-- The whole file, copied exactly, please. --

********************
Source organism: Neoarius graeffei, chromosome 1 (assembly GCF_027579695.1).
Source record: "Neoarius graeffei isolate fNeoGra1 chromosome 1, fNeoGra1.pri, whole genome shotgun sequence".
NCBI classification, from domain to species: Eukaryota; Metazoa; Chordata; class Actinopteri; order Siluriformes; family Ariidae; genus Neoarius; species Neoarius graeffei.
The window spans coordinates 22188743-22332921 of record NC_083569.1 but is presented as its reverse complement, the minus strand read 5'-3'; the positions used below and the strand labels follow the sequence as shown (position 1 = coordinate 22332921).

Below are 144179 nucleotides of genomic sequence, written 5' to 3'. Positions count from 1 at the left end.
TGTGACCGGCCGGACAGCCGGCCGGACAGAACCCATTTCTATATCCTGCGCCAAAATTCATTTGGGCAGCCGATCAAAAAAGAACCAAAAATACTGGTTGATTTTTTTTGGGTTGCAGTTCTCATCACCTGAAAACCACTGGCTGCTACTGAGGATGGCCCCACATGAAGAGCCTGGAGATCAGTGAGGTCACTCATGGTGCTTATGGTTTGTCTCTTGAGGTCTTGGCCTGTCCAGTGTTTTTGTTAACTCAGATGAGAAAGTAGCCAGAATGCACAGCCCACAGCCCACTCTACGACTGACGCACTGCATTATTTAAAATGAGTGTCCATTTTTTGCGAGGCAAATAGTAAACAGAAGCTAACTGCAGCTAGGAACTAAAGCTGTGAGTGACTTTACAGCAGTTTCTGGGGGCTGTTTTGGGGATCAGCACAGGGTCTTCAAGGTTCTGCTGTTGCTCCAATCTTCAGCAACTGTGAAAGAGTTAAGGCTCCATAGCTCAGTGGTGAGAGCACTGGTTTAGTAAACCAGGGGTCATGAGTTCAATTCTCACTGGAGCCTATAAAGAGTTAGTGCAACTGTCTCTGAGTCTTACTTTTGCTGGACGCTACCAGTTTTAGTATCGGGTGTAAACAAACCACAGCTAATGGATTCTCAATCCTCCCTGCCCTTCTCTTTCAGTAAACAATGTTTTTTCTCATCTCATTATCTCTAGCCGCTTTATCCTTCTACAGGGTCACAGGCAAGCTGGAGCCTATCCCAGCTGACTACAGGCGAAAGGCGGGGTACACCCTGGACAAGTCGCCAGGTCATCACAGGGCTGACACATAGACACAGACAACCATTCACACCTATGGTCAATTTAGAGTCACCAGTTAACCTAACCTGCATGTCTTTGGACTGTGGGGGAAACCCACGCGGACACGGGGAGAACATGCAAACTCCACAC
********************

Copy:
Source organism: Neoarius graeffei, chromosome 1 (assembly GCF_027579695.1).
Source record: "Neoarius graeffei isolate fNeoGra1 chromosome 1, fNeoGra1.pri, whole genome shotgun sequence".
NCBI classification, from domain to species: Eukaryota; Metazoa; Chordata; class Actinopteri; order Siluriformes; family Ariidae; genus Neoarius; species Neoarius graeffei.
The window spans coordinates 22188743-22332921 of record NC_083569.1 but is presented as its reverse complement, the minus strand read 5'-3'; the positions used below and the strand labels follow the sequence as shown (position 1 = coordinate 22332921).

Below are 144179 nucleotides of genomic sequence, written 5' to 3'. Positions count from 1 at the left end.
TGTGACCGGCCGGACAGCCGGCCGGACAGAACCCATTTCTATATCCTGCGCCAAAATTCATTTGGGCAGCCGATCAAAAAAGAACCAAAAATACTGGTTGATTTTTTTTGGGTTGCAGTTCTCATCACCTGAAAACCACTGGCTGCTACTGAGGATGGCCCCACATGAAGAGCCTGGAGATCAGTGAGGTCACTCATGGTGCTTATGGTTTGTCTCTTGAGGTCTTGGCCTGTCCAGTGTTTTTGTTAACTCAGATGAGAAAGTAGCCAGAATGCACAGCCCACAGCCCACTCTACGACTGACGCACTGCATTATTTAAAATGAGTGTCCATTTTTTGCGAGGCAAATAGTAAACAGAAGCTAACTGCAGCTAGGAACTAAAGCTGTGAGTGACTTTACAGCAGTTTCTGGGGGCTGTTTTGGGGATCAGCACAGGGTCTTCAAGGTTCTGCTGTTGCTCCAATCTTCAGCAACTGTGAAAGAGTTAAGGCTCCATAGCTCAGTGGTGAGAGCACTGGTTTAGTAAACCAGGGGTCATGAGTTCAATTCTCACTGGAGCCTATAAAGAGTTAGTGCAACTGTCTCTGAGTCTTACTTTTGCTGGACGCTACCAGTTTTAGTATCGGGTGTAAACAAACCACAGCTAATGGATTCTCAATCCTCCCTGCCCTTCTCTTTCAGTAAACAATGTTTTTTCTCATCTCATTATCTCTAGCCGCTTTATCCTTCTACAGGGTCACAGGCAAGCTGGAGCCTATCCCAGCTGACTACAGGCGAAAGGCGGGGTACACCCTGGACAAGTCGCCAGGTCATCACAGGGCTGACACATAGACACAGACAACCATTCACACCTATGGTCAATTTAGAGTCACCAGTTAACCTAACCTGCATGTCTTTGGACTGTGGGGGAAACCCACGCGGACACGGGGAGAACATGCAAACTCCACAC